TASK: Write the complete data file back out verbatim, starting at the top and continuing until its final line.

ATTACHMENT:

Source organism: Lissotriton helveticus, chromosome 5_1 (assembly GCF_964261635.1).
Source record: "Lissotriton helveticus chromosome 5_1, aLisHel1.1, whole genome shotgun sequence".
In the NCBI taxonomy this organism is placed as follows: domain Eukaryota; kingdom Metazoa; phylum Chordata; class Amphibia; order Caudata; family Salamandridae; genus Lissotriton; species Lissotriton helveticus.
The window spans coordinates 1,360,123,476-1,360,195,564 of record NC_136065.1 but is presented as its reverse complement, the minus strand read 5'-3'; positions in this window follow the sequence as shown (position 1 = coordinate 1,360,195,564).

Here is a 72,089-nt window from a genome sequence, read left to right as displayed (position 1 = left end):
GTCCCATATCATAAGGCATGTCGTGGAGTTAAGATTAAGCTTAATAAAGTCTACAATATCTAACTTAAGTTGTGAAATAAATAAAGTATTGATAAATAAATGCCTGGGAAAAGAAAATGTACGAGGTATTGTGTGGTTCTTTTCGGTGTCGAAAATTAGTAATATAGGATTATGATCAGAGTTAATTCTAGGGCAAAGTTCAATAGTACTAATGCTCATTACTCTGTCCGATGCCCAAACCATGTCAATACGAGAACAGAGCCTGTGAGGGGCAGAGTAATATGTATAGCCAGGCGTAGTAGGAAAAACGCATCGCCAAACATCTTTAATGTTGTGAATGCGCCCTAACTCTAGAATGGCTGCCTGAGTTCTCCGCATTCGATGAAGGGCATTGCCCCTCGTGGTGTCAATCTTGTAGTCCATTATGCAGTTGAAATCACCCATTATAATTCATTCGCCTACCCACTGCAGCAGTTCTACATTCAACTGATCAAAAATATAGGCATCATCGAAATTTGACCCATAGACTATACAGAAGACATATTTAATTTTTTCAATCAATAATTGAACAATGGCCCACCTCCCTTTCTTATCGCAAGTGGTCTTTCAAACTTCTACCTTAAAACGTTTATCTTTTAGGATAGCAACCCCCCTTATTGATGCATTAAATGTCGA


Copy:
Source organism: Lissotriton helveticus, chromosome 5_1 (assembly GCF_964261635.1).
Source record: "Lissotriton helveticus chromosome 5_1, aLisHel1.1, whole genome shotgun sequence".
In the NCBI taxonomy this organism is placed as follows: domain Eukaryota; kingdom Metazoa; phylum Chordata; class Amphibia; order Caudata; family Salamandridae; genus Lissotriton; species Lissotriton helveticus.
The window spans coordinates 1,360,123,476-1,360,195,564 of record NC_136065.1 but is presented as its reverse complement, the minus strand read 5'-3'; positions in this window follow the sequence as shown (position 1 = coordinate 1,360,195,564).

Here is a 72,089-nt window from a genome sequence, read left to right as displayed (position 1 = left end):
GTCCCATATCATAAGGCATGTCGTGGAGTTAAGATTAAGCTTAATAAAGTCTACAATATCTAACTTAAGTTGTGAAATAAATAAAGTATTGATAAATAAATGCCTGGGAAAAGAAAATGTACGAGGTATTGTGTGGTTCTTTTCGGTGTCGAAAATTAGTAATATAGGATTATGATCAGAGTTAATTCTAGGGCAAAGTTCAATAGTACTAATGCTCATTACTCTGTCCGATGCCCAAACCATGTCAATACGAGAACAGAGCCTGTGAGGGGCAGAGTAATATGTATAGCCAGGCGTAGTAGGAAAAACGCATCGCCAAACATCTTTAATGTTGTGAATGCGCCCTAACTCTAGAATGGCTGCCTGAGTTCTCCGCATTCGATGAAGGGCATTGCCCCTCGTGGTGTCAATCTTGTAGTCCATTATGCAGTTGAAATCACCCATTATAATTCATTCGCCTACCCACTGCAGCAGTTCTACATTCAACTGATCAAAAATATAGGCATCATCGAAATTTGACCCATAGACTATACAGAAGACATATTTAATTTTTTCAATCAATAATTGAACAATGGCCCACCTCCCTTTCTTATCGCAAGTGGTCTTTCAAACTTCTACCTTAAAACGTTTATCTTTTAGGATAGCAACCCCCCTTATTGATGCATTAAATGTCGA